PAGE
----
My wife and I have been married, at this point, for almost six years. I’ve known her for about thirteen.
Thirteen years ago, the first time I ever met her, we went to a movie. It was a sneak peak of Jay and Silent Bob Strike Back, that randomly had The Others in front of it. I had known her online before that, and wanted to meet her in person. I may have told her something like “No one I asked wants to go.” Which was true. I just hadn’t asked anyone.
The second time I saw her, I had a spare ticket to a concert. That I bought after I asked her if she wanted an extra ticket if I were to have one.
I was not a suave teenager.
Luckily (or perhaps unfortunately), my wife has a worse sense of subtlety than I do and didn’t notice that anything strange was going on at all.
Flash forward past a great deal of shenanigans, and we’ve been married for a nearly six years, now.
In the last six years, concerts have stopped, because they’re always too loud and too quiet and the band plays their songs just enough faster or slower to be unrecognizable. Movies have started again recently, because caption glasses are catching on, but we still have to be careful of what theater we go to, and it’s a hassle.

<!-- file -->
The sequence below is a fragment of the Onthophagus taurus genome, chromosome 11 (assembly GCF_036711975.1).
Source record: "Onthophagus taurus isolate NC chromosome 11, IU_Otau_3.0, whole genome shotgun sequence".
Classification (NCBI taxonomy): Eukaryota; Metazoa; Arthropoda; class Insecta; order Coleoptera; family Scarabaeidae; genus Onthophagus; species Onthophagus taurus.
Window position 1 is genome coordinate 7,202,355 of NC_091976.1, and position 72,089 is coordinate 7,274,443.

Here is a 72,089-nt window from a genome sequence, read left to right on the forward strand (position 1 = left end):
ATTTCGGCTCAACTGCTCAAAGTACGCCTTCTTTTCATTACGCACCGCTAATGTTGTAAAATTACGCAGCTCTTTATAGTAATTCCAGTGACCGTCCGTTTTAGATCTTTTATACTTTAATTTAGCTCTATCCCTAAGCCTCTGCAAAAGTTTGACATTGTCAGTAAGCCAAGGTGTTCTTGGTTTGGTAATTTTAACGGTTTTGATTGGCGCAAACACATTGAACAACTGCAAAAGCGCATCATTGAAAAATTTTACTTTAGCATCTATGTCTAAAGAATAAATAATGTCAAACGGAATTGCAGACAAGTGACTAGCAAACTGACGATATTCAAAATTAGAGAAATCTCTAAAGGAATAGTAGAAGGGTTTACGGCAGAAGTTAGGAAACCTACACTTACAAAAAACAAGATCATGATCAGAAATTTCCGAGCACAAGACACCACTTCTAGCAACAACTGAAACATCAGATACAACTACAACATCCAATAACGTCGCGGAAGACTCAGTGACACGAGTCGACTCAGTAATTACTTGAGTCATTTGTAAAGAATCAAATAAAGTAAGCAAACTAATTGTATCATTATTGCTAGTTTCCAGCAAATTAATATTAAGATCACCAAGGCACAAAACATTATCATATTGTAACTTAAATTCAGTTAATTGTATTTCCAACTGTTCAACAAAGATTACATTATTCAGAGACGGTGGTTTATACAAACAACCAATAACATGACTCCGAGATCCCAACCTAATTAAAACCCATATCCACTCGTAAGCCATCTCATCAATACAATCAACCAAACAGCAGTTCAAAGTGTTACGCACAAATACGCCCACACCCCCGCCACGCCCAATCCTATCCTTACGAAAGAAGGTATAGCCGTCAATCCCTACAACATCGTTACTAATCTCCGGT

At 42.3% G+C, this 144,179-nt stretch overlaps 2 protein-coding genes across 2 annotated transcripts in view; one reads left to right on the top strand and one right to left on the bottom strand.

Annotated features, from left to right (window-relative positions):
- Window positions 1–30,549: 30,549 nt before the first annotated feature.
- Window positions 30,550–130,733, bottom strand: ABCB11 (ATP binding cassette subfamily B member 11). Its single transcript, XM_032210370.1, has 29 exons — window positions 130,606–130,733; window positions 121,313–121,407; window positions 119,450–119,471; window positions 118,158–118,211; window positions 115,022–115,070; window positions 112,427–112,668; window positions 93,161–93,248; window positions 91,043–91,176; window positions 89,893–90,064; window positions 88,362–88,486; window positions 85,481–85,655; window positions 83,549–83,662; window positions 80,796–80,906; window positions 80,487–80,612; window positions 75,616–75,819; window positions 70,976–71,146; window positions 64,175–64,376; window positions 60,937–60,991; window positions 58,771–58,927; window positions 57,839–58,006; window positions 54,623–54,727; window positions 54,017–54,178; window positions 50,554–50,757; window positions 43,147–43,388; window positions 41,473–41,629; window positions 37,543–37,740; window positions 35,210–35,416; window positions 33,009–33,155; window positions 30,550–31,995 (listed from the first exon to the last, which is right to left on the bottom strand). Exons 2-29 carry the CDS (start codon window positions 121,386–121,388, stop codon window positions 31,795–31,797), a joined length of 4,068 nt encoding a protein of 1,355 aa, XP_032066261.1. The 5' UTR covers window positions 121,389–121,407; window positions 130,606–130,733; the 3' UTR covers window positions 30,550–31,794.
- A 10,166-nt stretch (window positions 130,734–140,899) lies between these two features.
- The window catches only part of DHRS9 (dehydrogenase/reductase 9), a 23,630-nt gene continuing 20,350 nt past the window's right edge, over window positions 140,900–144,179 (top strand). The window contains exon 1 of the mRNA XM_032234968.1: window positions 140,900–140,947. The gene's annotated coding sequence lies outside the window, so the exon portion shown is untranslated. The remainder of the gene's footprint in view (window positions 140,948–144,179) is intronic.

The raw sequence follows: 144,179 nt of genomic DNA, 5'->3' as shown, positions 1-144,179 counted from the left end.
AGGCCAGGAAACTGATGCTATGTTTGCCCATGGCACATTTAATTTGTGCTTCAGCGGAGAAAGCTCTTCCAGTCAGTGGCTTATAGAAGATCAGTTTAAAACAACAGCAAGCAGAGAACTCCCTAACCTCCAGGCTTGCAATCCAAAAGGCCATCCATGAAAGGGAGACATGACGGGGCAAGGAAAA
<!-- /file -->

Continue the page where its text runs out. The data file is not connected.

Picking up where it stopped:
And new things… we don’t do new things much. Especially not if someone’s going to talk. It doesn’t matter how quiet the room is, it doesn’t matter how perfect the situation is for hearing, it doesn’t matter. It will end up with me frustrated, my wife upset, and general unhappiness all around.
So when my wife decided to go see Mary Roach do an author’s talk a couple Wednesdays ago, it was a hell of a vote of confidence in her cybernetic enhancements. (Don’t know who Mary Roach is? Go fix that. I can equally recommend Stiff, Bonk, and Gulp. Go now. I’ll still be here.) I was otherwise occupied, so she went by herself.
Now in all fairness, this was an author’s talk. A small room. Quiet. My wife sat in the second row, and by all accounts Mary Roach is a great public speaker. But even so, I was braced for a 50/50 chance that she would come home in tears.
Success measured in non-events. My wife went. She listened. She laughed. She came home full of random facts with a signed book.
Last weekend, we went to see Iron Man 3. She still got her caption glasses. Even with those, she frequently misses the quick one liners. They flash by too fast, and she misses them.
Only, she didn’t miss them. She heard them. With her ears.
She described it as the best she’s done at a movie in 15 years. Since back before I knew her.
So that’s what this is going to be like, then. This is success. It’s not big, it’s not dramatic. It’s just doing stuff like we used to be able to do, and having it not being horribly upsetting.
It’s pretty alright. I think I’ll take it.